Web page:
Saturday, March 08, 2003

Crimes against language

Mark Kleiman has awarded the first Winston Smith Memorial Medal for Dishonest Language in the Service of Unspeakable Actions to the New York Times for the headline Questioning of Accused Expected to Be Humane, Legal and Aggressive. Examples of the tactics the NYT considers "humane" include sleep deprivation, long periods of restraint in "stress positions", and "teasing" wounded prisoners with occasional painkillers. Meanwhile, this article from the Wall Street Journal gives more details on US methods, which can include "a little bit of smacky-face" for "extra encouragement".

All of this is of course contrary to the United Nations’ Convention against Torture and Other Cruel, Inhuman or Degrading Treatment or Punishment, and to the Geneva Convention as well, but the US doesn't seem to be paying attention to its international agreements at the moment. Unfortunately for the Bush Gang though, they may have a few little problems with US law. According to the NYT:

When the United States ratified the antitorture treaty in 1994, Congress also passed a law making torture committed in the United States or by an American anywhere a felony punishable by 20 years in prison. Torture resulting in death can give bring the death penalty.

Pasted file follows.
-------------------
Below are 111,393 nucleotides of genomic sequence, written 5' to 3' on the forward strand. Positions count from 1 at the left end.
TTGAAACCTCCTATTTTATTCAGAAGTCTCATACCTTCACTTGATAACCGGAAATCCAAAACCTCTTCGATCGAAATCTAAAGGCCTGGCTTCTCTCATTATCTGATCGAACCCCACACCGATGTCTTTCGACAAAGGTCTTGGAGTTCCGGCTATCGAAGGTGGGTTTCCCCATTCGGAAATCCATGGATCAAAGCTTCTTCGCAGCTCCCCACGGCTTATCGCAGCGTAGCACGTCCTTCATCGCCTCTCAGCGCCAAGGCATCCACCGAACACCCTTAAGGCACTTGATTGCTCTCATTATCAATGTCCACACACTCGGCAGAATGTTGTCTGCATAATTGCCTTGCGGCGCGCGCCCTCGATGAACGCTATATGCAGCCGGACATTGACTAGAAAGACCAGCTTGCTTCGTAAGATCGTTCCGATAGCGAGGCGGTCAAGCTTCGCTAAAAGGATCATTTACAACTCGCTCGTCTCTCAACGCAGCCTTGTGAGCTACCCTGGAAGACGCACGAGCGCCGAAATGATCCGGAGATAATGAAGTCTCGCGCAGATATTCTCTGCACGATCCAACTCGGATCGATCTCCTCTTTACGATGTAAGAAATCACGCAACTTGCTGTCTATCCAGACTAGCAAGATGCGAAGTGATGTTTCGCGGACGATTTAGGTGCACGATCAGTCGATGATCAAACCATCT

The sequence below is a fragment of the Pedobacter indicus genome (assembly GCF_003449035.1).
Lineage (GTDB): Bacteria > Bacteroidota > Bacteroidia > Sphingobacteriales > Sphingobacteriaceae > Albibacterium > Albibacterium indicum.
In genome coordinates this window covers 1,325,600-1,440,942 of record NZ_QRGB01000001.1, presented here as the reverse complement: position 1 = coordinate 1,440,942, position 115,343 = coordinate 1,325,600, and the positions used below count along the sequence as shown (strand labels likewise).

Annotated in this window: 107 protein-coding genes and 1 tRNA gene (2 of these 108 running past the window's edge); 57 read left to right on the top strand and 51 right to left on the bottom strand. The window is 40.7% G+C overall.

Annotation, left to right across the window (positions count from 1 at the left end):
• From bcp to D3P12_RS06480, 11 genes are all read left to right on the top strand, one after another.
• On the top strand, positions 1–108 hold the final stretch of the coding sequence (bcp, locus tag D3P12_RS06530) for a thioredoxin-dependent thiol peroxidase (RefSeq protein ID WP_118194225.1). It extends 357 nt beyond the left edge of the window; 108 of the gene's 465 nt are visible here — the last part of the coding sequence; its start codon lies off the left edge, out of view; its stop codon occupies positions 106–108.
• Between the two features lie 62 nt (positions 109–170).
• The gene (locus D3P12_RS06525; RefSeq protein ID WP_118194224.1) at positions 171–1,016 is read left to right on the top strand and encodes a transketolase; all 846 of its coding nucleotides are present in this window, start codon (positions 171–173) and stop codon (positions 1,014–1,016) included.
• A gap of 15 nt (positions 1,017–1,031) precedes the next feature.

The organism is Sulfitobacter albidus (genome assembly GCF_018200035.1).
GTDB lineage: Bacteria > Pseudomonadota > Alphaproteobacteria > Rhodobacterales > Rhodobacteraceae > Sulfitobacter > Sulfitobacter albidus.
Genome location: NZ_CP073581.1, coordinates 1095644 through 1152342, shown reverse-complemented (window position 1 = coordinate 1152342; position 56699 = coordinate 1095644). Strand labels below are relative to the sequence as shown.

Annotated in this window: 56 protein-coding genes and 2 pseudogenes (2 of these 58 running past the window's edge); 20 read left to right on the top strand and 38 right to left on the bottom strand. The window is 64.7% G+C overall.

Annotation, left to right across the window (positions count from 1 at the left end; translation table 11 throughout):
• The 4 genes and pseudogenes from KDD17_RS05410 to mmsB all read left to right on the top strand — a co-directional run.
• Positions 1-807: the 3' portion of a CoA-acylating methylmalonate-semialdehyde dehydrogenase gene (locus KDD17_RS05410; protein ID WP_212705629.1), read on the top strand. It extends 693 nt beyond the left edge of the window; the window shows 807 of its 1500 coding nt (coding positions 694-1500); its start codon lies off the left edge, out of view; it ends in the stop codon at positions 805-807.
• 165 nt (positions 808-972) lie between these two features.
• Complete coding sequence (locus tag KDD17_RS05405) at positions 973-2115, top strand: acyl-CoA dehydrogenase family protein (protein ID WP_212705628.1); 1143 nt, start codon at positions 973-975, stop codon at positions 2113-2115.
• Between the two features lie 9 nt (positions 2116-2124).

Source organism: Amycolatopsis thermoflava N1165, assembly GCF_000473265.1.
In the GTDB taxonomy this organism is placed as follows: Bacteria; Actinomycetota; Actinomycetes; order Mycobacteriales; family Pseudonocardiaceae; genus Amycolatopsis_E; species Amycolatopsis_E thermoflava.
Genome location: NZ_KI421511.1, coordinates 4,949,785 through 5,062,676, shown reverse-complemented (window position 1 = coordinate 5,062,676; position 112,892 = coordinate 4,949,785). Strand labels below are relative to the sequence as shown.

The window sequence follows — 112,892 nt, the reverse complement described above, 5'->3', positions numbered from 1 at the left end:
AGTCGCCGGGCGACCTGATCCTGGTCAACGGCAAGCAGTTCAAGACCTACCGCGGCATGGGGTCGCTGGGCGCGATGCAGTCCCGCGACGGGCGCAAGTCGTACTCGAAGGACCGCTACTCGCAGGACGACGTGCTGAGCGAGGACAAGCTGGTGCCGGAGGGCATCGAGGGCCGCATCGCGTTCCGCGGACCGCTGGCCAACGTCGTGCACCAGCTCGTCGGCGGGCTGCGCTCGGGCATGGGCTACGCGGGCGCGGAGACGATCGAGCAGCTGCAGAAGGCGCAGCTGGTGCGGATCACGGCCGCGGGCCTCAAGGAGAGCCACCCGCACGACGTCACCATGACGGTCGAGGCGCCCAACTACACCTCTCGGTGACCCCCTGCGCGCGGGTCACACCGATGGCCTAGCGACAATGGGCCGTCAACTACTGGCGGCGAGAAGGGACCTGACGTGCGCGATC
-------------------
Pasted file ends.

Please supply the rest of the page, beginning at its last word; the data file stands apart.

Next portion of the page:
In 5 or 10 years time, when Bush is out of office and the US has come to its senses, I'd like to see prosecutions. I'd like to see those responsible for running the interrogation rooms at Bagram and Guantanamo put on trial for their crimes, and sentanced to long prison terms. But most likely they'll never be charged, or let off the hook like Lt. Calley was for Mai Lai. Hell, maybe John Ashcroft will repeal those troublesome anti-torture provisions in PATRIOT III or IV.

And on a completely different topic, Kleiman also has some thoughts on a recent lecture by Jared Diamond. I suspect I'm going to have to get that upcoming book...